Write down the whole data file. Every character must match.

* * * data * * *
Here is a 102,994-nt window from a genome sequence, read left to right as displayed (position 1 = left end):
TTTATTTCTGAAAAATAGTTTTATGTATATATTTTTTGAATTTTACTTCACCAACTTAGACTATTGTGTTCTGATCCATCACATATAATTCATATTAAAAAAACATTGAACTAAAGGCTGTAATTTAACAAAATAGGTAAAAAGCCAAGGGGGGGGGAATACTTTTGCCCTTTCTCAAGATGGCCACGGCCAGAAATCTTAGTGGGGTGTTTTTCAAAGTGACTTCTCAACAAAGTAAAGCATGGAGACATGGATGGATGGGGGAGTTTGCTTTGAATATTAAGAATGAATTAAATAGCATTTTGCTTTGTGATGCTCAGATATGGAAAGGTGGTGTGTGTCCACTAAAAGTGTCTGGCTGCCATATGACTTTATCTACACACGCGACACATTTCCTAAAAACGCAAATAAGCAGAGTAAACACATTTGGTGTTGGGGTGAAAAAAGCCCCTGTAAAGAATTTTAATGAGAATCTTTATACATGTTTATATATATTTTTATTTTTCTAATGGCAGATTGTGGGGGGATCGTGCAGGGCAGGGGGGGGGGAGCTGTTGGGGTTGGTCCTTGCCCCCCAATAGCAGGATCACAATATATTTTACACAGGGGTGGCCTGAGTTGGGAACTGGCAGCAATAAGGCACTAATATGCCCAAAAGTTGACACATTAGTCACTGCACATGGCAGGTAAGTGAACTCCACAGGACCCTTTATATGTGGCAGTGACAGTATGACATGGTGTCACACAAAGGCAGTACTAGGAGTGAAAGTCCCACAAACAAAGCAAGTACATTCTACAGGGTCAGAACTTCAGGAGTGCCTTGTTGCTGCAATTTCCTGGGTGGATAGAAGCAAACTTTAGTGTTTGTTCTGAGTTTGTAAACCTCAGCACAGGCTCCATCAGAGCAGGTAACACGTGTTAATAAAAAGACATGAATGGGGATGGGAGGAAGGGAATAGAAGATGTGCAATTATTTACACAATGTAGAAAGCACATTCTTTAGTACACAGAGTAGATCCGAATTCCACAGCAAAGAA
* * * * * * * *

Here is a 102,994-nt window from a genome sequence, read left to right as displayed (position 1 = left end):
TTTATTTCTGAAAAATAGTTTTATGTATATATTTTTTGAATTTTACTTCACCAACTTAGACTATTGTGTTCTGATCCATCACATATAATTCATATTAAAAAAACATTGAACTAAAGGCTGTAATTTAACAAAATAGGTAAAAAGCCAAGGGGGGGGGAATACTTTTGCCCTTTCTCAAGATGGCCACGGCCAGAAATCTTAGTGGGGTGTTTTTCAAAGTGACTTCTCAACAAAGTAAAGCATGGAGACATGGATGGATGGGGGAGTTTGCTTTGAATATTAAGAATGAATTAAATAGCATTTTGCTTTGTGATGCTCAGATATGGAAAGGTGGTGTGTGTCCACTAAAAGTGTCTGGCTGCCATATGACTTTATCTACACACGCGACACATTTCCTAAAAACGCAAATAAGCAGAGTAAACACATTTGGTGTTGGGGTGAAAAAAGCCCCTGTAAAGAATTTTAATGAGAATCTTTATACATGTTTATATATATTTTTATTTTTCTAATGGCAGATTGTGGGGGGATCGTGCAGGGCAGGGGGGGGGGAGCTGTTGGGGTTGGTCCTTGCCCCCCAATAGCAGGATCACAATATATTTTACACAGGGGTGGCCTGAGTTGGGAACTGGCAGCAATAAGGCACTAATATGCCCAAAAGTTGACACATTAGTCACTGCACATGGCAGGTAAGTGAACTCCACAGGACCCTTTATATGTGGCAGTGACAGTATGACATGGTGTCACACAAAGGCAGTACTAGGAGTGAAAGTCCCACAAACAAAGCAAGTACATTCTACAGGGTCAGAACTTCAGGAGTGCCTTGTTGCTGCAATTTCCTGGGTGGATAGAAGCAAACTTTAGTGTTTGTTCTGAGTTTGTAAACCTCAGCACAGGCTCCATCAGAGCAGGTAACACGTGTTAATAAAAAGACATGAATGGGGATGGGAGGAAGGGAATAGAAGATGTGCAATTATTTACACAATGTAGAAAGCACATTCTTTAGTACACAGAGTAGATCCGAATTCCACAGCAAAGAA